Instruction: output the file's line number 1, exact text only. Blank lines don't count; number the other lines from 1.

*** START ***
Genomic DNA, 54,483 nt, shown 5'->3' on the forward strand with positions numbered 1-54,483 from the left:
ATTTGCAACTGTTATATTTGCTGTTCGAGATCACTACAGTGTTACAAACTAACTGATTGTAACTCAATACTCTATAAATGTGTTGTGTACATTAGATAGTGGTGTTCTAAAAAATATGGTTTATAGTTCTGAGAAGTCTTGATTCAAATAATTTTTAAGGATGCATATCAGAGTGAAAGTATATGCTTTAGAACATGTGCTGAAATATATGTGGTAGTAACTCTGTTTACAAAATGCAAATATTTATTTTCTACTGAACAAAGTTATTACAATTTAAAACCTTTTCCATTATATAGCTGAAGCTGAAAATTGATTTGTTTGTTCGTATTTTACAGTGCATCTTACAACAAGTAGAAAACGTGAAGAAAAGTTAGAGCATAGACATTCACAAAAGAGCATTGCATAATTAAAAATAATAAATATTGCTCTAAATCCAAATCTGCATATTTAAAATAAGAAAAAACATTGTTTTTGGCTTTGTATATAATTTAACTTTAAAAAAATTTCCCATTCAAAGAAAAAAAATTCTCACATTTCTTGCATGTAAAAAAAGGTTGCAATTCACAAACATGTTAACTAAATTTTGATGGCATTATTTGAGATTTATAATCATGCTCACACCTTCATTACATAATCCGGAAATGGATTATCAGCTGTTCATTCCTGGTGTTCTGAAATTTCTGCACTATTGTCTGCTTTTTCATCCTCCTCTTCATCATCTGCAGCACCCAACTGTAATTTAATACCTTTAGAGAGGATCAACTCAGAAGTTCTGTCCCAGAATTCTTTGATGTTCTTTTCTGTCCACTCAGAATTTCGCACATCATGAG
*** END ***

Genomic DNA, 54,483 nt, shown 5'->3' on the forward strand with positions numbered 1-54,483 from the left: